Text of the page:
Serious Side Effects Include Heart Attacks, Abnormal Heart Rhythms, Heart Failure, And Various Conditions Caused By Blood Clots
(Posted by Tom Lamb at DrugInjuryWatch.com)
By means of a July 16, 2009 MedWatch Email Alert we first learned about an ongoing FDA investigation of Xolair (omalizumab):
FDA is evaluating interim safety findings from an ongoing study of Xolair (omalizumab) titled Evaluating the Clinical Effectiveness and Long-Term Safety in Patients with Moderate to Severe Asthma (EXCELS) that suggests a disproportionate increase in ischemic heart disease, arrhythmias, cardiomyopathy and cardiac failure, pulmonary hypertension, cerebrovascular disorders, and embolic, thrombotic and thrombophlebitic events in patients treated with Xolair compared to the control group of patients not given the drug. Xolair is approved for use by adults and adolescents (12 years of age and above) with moderate to severe persistent asthma who test positive for reactivity to a perennial airborne allergen, and whose symptoms are inadequately controlled with inhaled corticosteroids.
In its "Early Communication about an Ongoing Safety Review of Omalizumab (marketed as Xolair)" the FDA informs us that the EXCELS study is ongoing and final results are not expected until 2012.
Health Canada has followed the lead of the FDA, according to an August 13, 2009 report from CBC News, "Asthma drug probed for links to cardiac problems":
The safety of the asthma drug Xolair is under review to investigate a potential link to cardiovascular problems, Health Canada said Thursday.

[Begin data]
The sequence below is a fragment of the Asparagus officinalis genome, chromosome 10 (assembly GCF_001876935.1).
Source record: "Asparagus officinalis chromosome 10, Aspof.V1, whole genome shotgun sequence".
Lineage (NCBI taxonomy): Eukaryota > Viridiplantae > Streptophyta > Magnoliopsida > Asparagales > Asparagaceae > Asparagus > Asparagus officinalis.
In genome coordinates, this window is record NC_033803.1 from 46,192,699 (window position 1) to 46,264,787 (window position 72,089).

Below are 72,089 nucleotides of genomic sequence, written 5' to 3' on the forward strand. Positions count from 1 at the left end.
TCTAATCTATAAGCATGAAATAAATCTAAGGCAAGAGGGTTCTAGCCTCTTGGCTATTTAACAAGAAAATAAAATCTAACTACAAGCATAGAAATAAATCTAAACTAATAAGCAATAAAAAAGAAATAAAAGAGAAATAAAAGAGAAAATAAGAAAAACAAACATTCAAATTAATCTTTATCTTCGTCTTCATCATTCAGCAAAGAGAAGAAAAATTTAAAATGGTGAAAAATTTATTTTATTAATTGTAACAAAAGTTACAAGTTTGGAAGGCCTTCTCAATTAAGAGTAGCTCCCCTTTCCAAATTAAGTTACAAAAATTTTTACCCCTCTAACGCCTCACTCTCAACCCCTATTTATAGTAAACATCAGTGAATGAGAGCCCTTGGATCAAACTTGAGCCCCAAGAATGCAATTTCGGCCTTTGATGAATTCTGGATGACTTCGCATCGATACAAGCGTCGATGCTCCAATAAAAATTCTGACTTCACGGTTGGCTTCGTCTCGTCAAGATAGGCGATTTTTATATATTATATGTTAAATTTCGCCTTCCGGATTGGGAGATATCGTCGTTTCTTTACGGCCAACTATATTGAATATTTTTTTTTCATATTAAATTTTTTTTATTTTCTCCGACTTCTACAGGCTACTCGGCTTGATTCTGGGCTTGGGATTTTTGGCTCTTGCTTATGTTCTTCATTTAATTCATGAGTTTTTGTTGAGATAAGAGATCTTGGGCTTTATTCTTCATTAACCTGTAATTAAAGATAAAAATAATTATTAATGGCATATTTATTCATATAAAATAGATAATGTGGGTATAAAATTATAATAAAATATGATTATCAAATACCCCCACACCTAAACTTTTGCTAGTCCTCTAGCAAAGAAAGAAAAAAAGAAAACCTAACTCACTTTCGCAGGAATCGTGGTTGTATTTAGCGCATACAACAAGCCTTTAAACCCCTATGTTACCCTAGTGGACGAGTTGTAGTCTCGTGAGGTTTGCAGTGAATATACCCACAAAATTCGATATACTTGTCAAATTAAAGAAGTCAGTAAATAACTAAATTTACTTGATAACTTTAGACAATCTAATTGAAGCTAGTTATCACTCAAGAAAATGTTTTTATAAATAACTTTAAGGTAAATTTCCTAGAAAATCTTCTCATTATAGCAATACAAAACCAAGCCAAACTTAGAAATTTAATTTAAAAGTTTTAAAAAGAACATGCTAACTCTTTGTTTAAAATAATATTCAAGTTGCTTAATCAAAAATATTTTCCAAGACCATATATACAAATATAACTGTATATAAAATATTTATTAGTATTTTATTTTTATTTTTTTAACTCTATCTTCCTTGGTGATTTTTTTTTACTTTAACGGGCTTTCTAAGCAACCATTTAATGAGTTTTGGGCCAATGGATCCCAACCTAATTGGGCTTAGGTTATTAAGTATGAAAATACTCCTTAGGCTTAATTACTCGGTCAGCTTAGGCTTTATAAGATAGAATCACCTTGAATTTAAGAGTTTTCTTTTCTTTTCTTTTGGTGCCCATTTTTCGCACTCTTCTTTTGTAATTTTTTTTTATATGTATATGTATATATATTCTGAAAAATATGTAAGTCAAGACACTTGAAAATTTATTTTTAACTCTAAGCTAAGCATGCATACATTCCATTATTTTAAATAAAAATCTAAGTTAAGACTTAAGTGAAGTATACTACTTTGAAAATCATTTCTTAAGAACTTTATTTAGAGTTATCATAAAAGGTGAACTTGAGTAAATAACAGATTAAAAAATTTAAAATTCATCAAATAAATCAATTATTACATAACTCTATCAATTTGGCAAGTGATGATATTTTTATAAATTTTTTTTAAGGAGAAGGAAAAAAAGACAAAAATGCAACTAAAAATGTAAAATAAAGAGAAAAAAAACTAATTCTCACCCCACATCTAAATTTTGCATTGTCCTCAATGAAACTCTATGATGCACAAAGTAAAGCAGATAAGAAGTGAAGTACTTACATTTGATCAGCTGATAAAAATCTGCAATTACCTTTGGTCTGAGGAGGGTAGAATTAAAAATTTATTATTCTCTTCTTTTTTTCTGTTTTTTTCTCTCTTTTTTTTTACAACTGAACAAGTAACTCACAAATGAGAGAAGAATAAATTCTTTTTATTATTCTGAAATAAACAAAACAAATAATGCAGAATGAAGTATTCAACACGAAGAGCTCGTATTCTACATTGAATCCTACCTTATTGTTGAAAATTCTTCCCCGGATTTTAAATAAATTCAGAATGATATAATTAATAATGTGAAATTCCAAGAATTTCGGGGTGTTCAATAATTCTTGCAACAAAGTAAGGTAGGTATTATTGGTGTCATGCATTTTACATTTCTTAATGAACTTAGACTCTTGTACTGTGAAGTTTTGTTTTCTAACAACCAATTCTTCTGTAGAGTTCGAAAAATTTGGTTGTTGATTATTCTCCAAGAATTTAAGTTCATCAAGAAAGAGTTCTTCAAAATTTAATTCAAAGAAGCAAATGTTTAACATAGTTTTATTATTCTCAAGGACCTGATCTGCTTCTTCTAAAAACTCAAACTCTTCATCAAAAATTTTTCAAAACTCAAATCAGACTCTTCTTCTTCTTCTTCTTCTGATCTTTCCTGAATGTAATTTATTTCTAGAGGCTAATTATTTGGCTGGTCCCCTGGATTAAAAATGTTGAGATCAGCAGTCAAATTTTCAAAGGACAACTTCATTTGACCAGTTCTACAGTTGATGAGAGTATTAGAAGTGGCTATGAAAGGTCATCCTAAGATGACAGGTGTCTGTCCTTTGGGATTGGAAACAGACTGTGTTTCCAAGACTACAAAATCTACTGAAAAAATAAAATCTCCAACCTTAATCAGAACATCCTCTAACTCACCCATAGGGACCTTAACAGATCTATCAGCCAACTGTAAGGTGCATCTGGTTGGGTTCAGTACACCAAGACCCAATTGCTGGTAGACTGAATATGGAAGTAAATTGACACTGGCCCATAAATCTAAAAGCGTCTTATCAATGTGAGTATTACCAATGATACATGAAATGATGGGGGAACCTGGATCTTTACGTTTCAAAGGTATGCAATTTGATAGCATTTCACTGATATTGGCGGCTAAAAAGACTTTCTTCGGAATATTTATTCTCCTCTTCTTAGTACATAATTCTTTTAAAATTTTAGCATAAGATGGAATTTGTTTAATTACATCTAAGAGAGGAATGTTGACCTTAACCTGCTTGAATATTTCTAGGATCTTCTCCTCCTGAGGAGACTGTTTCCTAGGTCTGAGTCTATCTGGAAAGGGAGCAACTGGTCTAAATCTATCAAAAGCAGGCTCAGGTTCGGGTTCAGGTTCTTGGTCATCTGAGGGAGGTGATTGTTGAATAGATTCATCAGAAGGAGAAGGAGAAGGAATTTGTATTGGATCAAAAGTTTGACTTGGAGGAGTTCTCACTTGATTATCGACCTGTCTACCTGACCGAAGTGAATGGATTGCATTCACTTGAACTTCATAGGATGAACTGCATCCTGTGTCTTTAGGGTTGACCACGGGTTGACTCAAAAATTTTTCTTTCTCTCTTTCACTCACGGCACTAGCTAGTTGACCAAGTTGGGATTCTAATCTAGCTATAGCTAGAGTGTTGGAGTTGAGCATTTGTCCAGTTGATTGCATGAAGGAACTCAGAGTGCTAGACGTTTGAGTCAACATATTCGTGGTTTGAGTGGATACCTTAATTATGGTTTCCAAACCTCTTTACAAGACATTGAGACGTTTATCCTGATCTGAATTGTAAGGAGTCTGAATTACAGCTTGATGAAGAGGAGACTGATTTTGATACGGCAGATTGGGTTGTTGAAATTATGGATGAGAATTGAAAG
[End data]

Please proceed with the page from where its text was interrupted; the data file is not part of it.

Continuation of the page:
The probe was triggered by interim findings in an ongoing U.S. study into the long-term safety of Xolair, known generically as omalizumab.
The early data point to a disproportionate increase in cardiovascular problems among people treated with Xolair compared with those who did not take the drug. The reported problems include heart attacks, abnormal heart rhythms, heart failure, fainting, mini-strokes and blood clots.
Xolair, which is made by Genentech and co-marketed by Novartis, was approved by the FDA in 2003.
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From a July 17, 2009 report from CNN, "FDA scrutinizing safety of asthma drug Xolair"", we get a comment and some context regarding this safety study of Xolair:
"We're not getting into numbers at this point because we're still in that evaluation stage," said Genentech spokeswoman Tara Cooper. "It's premature to really get into the details at this point."
The drug is used by 30,000 to 35,000 patients, representing less than one half of 1 percent of the eligible patient population, Cooper said. It is administered by injection every other week in a doctor's office. The estimated annual cost of the drug to the doctor -- before it gets marked up for the patient -- is about $19,000, Cooper said.
We will continue to monitor developments concerning the safety of Xolair, and we welcome any comments or information that you would like to submit concerning this issue.
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